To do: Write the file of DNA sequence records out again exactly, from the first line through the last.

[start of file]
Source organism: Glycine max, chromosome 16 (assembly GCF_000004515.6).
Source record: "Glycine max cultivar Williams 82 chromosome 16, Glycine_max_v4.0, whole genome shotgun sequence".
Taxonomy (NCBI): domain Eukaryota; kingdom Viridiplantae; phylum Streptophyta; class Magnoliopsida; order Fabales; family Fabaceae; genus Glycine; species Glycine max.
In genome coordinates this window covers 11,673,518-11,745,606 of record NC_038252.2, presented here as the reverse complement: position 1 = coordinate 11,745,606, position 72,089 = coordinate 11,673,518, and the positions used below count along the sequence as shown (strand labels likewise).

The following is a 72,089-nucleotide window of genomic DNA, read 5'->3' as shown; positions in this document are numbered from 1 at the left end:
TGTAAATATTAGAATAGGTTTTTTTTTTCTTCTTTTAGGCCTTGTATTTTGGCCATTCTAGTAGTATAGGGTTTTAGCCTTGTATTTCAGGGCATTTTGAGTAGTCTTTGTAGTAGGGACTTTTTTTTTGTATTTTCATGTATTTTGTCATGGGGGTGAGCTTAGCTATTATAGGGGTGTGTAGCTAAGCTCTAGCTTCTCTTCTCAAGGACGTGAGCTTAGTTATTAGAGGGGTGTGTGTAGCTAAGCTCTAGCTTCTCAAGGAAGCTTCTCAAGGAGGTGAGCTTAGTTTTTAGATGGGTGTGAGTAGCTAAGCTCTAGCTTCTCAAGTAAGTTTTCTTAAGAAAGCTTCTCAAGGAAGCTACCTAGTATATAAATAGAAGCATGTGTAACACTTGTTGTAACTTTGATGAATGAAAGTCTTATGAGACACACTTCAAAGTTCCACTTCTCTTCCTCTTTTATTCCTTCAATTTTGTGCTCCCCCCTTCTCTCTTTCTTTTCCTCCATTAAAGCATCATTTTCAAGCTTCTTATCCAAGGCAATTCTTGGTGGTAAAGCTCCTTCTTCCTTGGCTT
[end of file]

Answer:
Source organism: Glycine max, chromosome 16 (assembly GCF_000004515.6).
Source record: "Glycine max cultivar Williams 82 chromosome 16, Glycine_max_v4.0, whole genome shotgun sequence".
Taxonomy (NCBI): domain Eukaryota; kingdom Viridiplantae; phylum Streptophyta; class Magnoliopsida; order Fabales; family Fabaceae; genus Glycine; species Glycine max.
In genome coordinates this window covers 11,673,518-11,745,606 of record NC_038252.2, presented here as the reverse complement: position 1 = coordinate 11,745,606, position 72,089 = coordinate 11,673,518, and the positions used below count along the sequence as shown (strand labels likewise).

The following is a 72,089-nucleotide window of genomic DNA, read 5'->3' as shown; positions in this document are numbered from 1 at the left end:
TGTAAATATTAGAATAGGTTTTTTTTTTCTTCTTTTAGGCCTTGTATTTTGGCCATTCTAGTAGTATAGGGTTTTAGCCTTGTATTTCAGGGCATTTTGAGTAGTCTTTGTAGTAGGGACTTTTTTTTTGTATTTTCATGTATTTTGTCATGGGGGTGAGCTTAGCTATTATAGGGGTGTGTAGCTAAGCTCTAGCTTCTCTTCTCAAGGACGTGAGCTTAGTTATTAGAGGGGTGTGTGTAGCTAAGCTCTAGCTTCTCAAGGAAGCTTCTCAAGGAGGTGAGCTTAGTTTTTAGATGGGTGTGAGTAGCTAAGCTCTAGCTTCTCAAGTAAGTTTTCTTAAGAAAGCTTCTCAAGGAAGCTACCTAGTATATAAATAGAAGCATGTGTAACACTTGTTGTAACTTTGATGAATGAAAGTCTTATGAGACACACTTCAAAGTTCCACTTCTCTTCCTCTTTTATTCCTTCAATTTTGTGCTCCCCCCTTCTCTCTTTCTTTTCCTCCATTAAAGCATCATTTTCAAGCTTCTTATCCAAGGCAATTCTTGGTGGTAAAGCTCCTTCTTCCTTGGCTT